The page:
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World’s First Hydrogen-Powered Inland Vessel to Operate in the Netherlands

The use of hydrogen for hybrid propulsion systems is one of the several approaches for reducing harmful emissions related to shipping. So far, its applications range from tugboats and small cargo ships (in combination with modern sailing systems) to catamarans and even powerboats. Another premiere will see the integration of a fuel cell propulsion system on an inland vessel, said to be the first of its kind in the world.
The Antonie's hull is being shipped to the Netherlands onboard a heavy carrier 6 photos
Photo: Concordia Damen
Concordia Damen and Lenten Scheepvaart Signed a Contract for Antonie in 2021Concordia Damen Is Building the Antonie Inland VesselConcordia Damen Is Building the Antonie Inland VesselThe Antonie's Hull Is Being Shipped Onboard a Heavy CarrierThe Antonie's Hull Is Being Shipped Onboard a Heavy Carrier
Antonie is the name of a brand-new cargo vessel that, in addition to conventional features such as a total length of 135 meters (443 feet) and a 3,700-ton cargo capacity, will boast something out of the norm. That is a fuel cell propulsion system, which will make Antonie the first inland ship (circulating only in inland waterways) to be fueled by hydrogen.

The pioneering watercraft is being outfitted by Concordia Damen in the Netherlands, where the hull is currently due to arrive from Shanghai. Once completed, it will enter service with Nouryon, a chemical supplier. As an inland vessel, Antonie will operate on a relatively short route between Delfzijl in the north of the Netherlands, and Botlek, in the Port of Amsterdam, carrying salt as its cargo.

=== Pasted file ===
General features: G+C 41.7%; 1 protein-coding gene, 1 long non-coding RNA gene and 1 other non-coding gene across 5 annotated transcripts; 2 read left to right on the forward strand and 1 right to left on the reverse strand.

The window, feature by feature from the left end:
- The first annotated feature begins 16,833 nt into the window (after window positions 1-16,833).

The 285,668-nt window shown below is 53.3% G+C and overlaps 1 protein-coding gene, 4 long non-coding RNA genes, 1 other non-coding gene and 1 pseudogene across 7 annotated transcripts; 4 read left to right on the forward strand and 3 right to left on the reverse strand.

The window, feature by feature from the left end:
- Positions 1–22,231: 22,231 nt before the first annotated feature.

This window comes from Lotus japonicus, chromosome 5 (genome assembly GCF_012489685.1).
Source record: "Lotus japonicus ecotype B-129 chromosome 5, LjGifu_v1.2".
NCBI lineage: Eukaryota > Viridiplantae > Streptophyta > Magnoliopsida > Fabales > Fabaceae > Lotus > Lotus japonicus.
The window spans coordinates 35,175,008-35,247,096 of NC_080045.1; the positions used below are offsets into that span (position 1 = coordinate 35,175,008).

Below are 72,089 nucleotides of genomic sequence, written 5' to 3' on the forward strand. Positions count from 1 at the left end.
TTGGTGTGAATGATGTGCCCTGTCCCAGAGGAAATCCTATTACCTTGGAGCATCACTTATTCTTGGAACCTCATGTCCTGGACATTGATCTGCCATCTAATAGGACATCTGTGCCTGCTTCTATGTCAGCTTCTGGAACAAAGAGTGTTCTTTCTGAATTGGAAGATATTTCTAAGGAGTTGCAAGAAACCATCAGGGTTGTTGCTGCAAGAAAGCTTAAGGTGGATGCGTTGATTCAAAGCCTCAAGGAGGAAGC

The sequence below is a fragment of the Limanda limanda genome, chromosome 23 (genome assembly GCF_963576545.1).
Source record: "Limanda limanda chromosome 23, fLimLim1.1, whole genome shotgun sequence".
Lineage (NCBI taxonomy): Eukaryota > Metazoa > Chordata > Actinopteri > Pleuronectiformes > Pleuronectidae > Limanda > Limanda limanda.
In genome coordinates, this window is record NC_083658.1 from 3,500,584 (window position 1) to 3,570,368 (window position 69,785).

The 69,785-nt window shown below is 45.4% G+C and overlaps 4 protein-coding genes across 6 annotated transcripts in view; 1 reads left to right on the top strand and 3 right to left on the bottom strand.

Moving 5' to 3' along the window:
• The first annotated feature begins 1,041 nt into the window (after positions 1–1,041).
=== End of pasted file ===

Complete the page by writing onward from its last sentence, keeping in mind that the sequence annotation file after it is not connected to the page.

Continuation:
But there’s an interesting story behind this particular operator and the future operating route. It all began almost a decade ago, in 2014, when two provinces in the north of the Netherlands, Groningen and Drenthe, obtained a subsidy from the Dutch government for hydrogen-powered vehicles. Not vessels, but buses.

The green hydrogen for the two buses in the pilot project would be supplied by the company we mentioned earlier, Nouryon. Operating as a chemical factory in the region, Nouryon could obtain hydrogen as a by-product of the chlorine-making process.

Another important part of this pilot project was the addition of a cost-effective hydrogen filling station in the same area. TotalEnergies was the company chosen to design, build, and operate the hydrogen bunker station that is still functioning to this day.

This is where we get back to the new Antonie vessel, which will not only be operated by the same chemical supplier that provides green hydrogen for the area, but will also benefit from the same hydrogen station that was originally built for the two buses.

The hydrogen-powered Antonie is also the result of governmental funding, as is often the case with clean energy projects in Europe. Concordia Damen, a shipyard with experience when it comes to hybrid-propulsion vessels, was selected to build the new ship back in 2021, by Lenten Scheepvaart.

Lenten Scheepvaart was the company that got a €4 million subsidy ($4.3 million) from the Netherlands Governmental department of Infrastructure and Water Management. The goal? To create a path for zero-emission inland shipping, with the help of green hydrogen.
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About the author: Otilia Drăgan
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Otilia believes that if it’s eco, green, or groundbreaking, people should know about it (especially if it's got wheels or wings). Working in online media for over five years, she's gained a deeper perspective on how people everywhere can inspire each other.
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